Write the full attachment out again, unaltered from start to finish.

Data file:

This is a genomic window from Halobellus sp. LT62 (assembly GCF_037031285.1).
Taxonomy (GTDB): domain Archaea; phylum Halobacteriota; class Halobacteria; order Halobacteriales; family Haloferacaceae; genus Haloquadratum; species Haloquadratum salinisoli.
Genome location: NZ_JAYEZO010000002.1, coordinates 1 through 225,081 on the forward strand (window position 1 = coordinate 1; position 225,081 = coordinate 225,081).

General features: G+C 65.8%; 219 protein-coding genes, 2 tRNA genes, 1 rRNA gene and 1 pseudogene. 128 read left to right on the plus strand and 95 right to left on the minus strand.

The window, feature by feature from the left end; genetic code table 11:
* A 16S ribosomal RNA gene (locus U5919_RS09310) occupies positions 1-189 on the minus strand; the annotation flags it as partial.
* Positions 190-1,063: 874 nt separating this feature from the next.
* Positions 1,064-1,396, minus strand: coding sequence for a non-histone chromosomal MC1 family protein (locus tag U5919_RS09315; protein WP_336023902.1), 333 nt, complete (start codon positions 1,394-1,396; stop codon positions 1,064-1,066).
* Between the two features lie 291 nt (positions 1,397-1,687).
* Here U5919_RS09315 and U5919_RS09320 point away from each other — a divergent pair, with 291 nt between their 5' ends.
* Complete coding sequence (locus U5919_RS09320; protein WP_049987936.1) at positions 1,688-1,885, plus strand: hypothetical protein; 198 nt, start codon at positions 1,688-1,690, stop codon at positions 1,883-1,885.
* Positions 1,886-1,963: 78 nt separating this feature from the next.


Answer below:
This is a genomic window from Halobellus sp. LT62 (assembly GCF_037031285.1).
Taxonomy (GTDB): domain Archaea; phylum Halobacteriota; class Halobacteria; order Halobacteriales; family Haloferacaceae; genus Haloquadratum; species Haloquadratum salinisoli.
Genome location: NZ_JAYEZO010000002.1, coordinates 1 through 225,081 on the forward strand (window position 1 = coordinate 1; position 225,081 = coordinate 225,081).

General features: G+C 65.8%; 219 protein-coding genes, 2 tRNA genes, 1 rRNA gene and 1 pseudogene. 128 read left to right on the plus strand and 95 right to left on the minus strand.

The window, feature by feature from the left end; genetic code table 11:
* A 16S ribosomal RNA gene (locus U5919_RS09310) occupies positions 1-189 on the minus strand; the annotation flags it as partial.
* Positions 190-1,063: 874 nt separating this feature from the next.
* Positions 1,064-1,396, minus strand: coding sequence for a non-histone chromosomal MC1 family protein (locus tag U5919_RS09315; protein WP_336023902.1), 333 nt, complete (start codon positions 1,394-1,396; stop codon positions 1,064-1,066).
* Between the two features lie 291 nt (positions 1,397-1,687).
* Here U5919_RS09315 and U5919_RS09320 point away from each other — a divergent pair, with 291 nt between their 5' ends.
* Complete coding sequence (locus U5919_RS09320; protein WP_049987936.1) at positions 1,688-1,885, plus strand: hypothetical protein; 198 nt, start codon at positions 1,688-1,690, stop codon at positions 1,883-1,885.
* Positions 1,886-1,963: 78 nt separating this feature from the next.